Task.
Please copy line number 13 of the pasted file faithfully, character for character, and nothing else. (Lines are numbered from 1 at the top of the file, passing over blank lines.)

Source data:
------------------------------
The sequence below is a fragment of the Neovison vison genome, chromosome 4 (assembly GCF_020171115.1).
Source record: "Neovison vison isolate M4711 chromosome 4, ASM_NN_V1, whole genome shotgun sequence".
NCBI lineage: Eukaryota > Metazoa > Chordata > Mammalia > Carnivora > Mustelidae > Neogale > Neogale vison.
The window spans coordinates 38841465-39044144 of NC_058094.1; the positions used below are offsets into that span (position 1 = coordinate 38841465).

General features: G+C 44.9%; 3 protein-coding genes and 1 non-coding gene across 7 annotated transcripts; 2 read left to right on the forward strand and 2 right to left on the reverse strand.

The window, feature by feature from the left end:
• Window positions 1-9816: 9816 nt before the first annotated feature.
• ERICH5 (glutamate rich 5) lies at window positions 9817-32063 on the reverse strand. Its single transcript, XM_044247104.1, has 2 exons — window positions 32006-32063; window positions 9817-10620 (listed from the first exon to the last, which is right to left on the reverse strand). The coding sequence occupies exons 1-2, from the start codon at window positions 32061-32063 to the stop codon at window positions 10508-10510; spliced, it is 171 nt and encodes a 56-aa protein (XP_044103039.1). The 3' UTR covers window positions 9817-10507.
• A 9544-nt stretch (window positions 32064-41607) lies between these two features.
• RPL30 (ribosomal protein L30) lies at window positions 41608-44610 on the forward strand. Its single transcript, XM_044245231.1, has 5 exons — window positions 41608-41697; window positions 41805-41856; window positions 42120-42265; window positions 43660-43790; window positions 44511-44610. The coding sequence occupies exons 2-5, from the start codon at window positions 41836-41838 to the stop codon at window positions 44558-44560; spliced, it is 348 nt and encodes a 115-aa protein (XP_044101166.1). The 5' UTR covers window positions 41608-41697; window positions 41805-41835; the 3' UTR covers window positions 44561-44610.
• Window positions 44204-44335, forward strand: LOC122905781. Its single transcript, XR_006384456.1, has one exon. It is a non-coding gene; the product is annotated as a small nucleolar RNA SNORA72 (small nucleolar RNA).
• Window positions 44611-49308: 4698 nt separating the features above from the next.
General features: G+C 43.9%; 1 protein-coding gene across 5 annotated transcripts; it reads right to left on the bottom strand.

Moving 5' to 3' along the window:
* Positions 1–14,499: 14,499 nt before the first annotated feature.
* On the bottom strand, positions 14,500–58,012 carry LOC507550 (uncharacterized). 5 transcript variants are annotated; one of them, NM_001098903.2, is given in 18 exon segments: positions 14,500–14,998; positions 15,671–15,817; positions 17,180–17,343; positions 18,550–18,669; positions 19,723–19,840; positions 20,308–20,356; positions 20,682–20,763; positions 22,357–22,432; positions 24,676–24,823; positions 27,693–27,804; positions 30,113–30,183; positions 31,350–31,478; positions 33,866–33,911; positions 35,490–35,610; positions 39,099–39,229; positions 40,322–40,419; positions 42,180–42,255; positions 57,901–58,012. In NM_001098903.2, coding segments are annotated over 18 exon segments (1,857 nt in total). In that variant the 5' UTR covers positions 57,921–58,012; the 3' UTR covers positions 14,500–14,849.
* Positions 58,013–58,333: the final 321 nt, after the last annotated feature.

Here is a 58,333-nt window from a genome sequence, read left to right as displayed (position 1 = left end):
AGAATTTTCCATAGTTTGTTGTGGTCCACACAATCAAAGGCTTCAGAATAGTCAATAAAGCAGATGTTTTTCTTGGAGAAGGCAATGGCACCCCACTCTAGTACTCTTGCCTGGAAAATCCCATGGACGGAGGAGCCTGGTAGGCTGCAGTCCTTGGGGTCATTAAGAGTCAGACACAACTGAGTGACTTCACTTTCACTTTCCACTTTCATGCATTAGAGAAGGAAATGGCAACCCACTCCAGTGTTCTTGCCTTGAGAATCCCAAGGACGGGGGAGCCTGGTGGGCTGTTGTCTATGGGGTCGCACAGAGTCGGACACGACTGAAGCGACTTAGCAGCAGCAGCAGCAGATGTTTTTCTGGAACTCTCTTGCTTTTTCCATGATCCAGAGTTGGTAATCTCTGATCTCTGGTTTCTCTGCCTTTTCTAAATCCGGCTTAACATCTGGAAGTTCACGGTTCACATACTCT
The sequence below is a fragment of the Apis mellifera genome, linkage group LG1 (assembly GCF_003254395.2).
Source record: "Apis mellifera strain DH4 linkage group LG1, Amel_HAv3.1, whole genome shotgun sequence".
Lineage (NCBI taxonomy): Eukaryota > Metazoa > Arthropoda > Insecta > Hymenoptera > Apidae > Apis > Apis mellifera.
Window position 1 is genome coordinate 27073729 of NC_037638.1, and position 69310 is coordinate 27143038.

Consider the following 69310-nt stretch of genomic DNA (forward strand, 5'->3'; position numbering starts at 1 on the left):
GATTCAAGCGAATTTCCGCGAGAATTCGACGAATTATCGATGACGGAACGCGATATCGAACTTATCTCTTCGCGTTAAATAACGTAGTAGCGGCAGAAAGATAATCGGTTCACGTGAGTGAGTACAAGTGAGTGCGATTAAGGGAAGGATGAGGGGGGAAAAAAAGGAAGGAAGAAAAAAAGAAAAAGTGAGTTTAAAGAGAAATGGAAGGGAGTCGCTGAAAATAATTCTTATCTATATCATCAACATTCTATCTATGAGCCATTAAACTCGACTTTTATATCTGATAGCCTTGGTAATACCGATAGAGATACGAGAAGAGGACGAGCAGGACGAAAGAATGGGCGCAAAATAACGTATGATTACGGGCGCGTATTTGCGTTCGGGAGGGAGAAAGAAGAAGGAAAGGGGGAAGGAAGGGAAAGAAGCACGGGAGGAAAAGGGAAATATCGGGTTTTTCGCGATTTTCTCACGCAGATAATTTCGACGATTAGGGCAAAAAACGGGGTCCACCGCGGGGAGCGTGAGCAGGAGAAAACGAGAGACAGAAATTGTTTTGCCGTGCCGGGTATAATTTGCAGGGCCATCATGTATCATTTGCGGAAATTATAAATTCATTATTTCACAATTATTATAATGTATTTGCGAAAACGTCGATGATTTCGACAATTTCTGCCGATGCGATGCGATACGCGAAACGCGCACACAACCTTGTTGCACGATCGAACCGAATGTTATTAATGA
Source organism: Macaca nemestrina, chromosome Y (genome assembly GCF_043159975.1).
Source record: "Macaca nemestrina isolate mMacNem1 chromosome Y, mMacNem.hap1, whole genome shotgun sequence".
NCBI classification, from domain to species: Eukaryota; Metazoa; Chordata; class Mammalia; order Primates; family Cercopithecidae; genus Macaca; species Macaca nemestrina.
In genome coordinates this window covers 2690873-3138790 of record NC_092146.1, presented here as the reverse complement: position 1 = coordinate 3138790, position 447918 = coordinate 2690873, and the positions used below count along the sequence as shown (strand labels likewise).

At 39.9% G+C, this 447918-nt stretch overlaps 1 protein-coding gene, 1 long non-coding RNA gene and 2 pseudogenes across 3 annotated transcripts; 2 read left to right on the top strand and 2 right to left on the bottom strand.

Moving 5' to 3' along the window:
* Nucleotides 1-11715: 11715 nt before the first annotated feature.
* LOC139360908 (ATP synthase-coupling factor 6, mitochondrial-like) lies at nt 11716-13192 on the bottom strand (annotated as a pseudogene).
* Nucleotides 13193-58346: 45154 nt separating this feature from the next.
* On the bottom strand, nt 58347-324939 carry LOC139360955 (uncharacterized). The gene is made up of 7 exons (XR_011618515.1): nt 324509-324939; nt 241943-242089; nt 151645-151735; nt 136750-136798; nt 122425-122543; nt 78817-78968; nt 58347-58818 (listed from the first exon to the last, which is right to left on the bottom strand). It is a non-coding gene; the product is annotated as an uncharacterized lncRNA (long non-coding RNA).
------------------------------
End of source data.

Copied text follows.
General features: G+C 43.9%; 1 protein-coding gene across 5 annotated transcripts; it reads right to left on the bottom strand.